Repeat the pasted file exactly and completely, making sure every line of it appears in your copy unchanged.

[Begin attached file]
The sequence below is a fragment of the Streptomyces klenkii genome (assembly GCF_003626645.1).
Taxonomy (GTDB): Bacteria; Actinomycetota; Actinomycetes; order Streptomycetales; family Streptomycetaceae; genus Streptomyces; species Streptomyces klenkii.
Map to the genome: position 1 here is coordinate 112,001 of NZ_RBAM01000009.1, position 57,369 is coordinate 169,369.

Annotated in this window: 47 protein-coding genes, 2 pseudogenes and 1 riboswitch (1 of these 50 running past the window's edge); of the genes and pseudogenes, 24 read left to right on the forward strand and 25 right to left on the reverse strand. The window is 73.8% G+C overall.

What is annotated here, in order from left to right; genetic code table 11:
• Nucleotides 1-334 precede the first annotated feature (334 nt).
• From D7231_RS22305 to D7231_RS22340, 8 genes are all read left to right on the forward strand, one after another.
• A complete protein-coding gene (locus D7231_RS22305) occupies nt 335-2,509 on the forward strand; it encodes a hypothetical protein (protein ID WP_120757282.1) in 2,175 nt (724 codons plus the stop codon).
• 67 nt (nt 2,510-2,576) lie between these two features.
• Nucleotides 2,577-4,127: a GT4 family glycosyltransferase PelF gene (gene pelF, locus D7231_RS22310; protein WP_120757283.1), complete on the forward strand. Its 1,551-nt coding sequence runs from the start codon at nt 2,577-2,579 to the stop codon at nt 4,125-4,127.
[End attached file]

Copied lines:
The sequence below is a fragment of the Streptomyces klenkii genome (assembly GCF_003626645.1).
Taxonomy (GTDB): Bacteria; Actinomycetota; Actinomycetes; order Streptomycetales; family Streptomycetaceae; genus Streptomyces; species Streptomyces klenkii.
Map to the genome: position 1 here is coordinate 112,001 of NZ_RBAM01000009.1, position 57,369 is coordinate 169,369.

Annotated in this window: 47 protein-coding genes, 2 pseudogenes and 1 riboswitch (1 of these 50 running past the window's edge); of the genes and pseudogenes, 24 read left to right on the forward strand and 25 right to left on the reverse strand. The window is 73.8% G+C overall.

What is annotated here, in order from left to right; genetic code table 11:
• Nucleotides 1-334 precede the first annotated feature (334 nt).
• From D7231_RS22305 to D7231_RS22340, 8 genes are all read left to right on the forward strand, one after another.
• A complete protein-coding gene (locus D7231_RS22305) occupies nt 335-2,509 on the forward strand; it encodes a hypothetical protein (protein ID WP_120757282.1) in 2,175 nt (724 codons plus the stop codon).
• 67 nt (nt 2,510-2,576) lie between these two features.
• Nucleotides 2,577-4,127: a GT4 family glycosyltransferase PelF gene (gene pelF, locus D7231_RS22310; protein WP_120757283.1), complete on the forward strand. Its 1,551-nt coding sequence runs from the start codon at nt 2,577-2,579 to the stop codon at nt 4,125-4,127.